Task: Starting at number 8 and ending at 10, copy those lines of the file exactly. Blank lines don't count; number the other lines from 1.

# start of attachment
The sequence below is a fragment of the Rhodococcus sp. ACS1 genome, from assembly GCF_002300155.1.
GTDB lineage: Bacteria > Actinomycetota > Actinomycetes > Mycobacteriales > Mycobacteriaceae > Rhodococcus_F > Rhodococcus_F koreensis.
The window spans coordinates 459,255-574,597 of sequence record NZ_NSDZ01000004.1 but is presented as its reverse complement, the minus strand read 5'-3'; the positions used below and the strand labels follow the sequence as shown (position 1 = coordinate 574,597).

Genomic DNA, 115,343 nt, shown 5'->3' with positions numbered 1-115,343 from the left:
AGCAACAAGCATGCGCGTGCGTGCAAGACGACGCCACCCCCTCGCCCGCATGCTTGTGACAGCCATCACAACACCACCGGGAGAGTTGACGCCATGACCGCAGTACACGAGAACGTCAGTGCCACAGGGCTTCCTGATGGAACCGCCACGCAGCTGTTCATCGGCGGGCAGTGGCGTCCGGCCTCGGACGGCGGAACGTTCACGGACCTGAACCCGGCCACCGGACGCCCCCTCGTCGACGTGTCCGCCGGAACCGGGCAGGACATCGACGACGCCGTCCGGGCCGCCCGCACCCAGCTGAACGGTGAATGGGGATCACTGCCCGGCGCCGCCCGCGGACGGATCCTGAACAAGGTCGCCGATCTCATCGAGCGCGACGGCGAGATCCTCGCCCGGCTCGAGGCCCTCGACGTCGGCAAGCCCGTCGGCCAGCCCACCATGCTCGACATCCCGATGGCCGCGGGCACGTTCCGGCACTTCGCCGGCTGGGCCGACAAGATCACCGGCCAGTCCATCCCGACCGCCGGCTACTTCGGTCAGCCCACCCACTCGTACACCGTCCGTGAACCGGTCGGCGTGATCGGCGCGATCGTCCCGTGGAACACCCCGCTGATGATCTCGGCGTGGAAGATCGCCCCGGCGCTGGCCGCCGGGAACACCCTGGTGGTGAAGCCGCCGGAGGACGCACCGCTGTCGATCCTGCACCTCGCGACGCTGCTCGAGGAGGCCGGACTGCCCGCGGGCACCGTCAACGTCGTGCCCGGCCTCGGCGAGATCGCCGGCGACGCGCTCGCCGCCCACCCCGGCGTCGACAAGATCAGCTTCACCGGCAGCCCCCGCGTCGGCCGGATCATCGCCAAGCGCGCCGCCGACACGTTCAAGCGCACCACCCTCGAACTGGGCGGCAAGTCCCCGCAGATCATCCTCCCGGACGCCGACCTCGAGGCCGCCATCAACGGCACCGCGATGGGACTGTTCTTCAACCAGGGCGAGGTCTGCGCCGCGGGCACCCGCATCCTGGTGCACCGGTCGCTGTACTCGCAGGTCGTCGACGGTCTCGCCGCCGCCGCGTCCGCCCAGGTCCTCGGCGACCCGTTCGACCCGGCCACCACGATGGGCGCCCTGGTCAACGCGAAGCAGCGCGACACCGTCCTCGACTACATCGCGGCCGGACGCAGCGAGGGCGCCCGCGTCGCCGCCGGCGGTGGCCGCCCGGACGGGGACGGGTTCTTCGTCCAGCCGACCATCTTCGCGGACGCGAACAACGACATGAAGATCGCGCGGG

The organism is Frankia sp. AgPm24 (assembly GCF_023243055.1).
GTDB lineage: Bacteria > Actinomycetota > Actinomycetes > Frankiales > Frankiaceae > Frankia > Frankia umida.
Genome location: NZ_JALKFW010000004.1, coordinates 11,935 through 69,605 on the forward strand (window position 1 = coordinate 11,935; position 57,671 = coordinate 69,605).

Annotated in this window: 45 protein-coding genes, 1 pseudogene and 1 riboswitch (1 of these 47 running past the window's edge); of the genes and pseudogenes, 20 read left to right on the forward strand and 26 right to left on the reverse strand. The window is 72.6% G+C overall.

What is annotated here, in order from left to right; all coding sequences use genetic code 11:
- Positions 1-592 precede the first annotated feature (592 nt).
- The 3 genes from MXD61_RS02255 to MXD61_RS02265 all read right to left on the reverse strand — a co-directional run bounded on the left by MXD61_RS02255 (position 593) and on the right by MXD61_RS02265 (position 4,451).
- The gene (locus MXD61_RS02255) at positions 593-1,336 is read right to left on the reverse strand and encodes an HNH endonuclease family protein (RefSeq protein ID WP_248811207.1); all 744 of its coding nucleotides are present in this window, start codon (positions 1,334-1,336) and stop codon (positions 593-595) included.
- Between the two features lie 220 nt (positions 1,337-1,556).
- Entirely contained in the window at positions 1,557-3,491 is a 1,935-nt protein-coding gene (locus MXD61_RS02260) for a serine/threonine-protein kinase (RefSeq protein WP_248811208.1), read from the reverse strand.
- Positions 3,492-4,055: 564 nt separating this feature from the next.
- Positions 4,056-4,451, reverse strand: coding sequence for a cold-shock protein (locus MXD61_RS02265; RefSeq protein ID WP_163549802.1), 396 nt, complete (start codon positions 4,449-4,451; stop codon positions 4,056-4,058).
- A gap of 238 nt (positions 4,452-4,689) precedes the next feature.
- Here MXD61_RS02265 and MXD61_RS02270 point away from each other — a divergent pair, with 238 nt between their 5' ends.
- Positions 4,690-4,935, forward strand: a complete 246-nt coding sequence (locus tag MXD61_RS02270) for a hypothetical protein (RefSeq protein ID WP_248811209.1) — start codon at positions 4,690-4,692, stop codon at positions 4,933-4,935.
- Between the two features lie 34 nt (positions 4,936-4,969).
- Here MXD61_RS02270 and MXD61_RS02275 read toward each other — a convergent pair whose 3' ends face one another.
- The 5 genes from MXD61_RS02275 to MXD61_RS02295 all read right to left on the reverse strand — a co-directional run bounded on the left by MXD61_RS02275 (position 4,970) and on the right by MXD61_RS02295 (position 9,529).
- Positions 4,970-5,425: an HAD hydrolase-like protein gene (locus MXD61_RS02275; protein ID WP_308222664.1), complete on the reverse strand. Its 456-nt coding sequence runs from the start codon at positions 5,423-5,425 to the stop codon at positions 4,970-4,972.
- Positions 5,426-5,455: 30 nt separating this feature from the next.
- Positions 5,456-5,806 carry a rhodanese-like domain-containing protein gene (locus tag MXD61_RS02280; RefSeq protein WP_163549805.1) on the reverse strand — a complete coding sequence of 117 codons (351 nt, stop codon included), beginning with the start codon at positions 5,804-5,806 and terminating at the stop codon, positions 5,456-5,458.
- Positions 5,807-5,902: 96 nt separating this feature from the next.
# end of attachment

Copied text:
Genome location: NZ_JALKFW010000004.1, coordinates 11,935 through 69,605 on the forward strand (window position 1 = coordinate 11,935; position 57,671 = coordinate 69,605).

Annotated in this window: 45 protein-coding genes, 1 pseudogene and 1 riboswitch (1 of these 47 running past the window's edge); of the genes and pseudogenes, 20 read left to right on the forward strand and 26 right to left on the reverse strand. The window is 72.6% G+C overall.

What is annotated here, in order from left to right; all coding sequences use genetic code 11: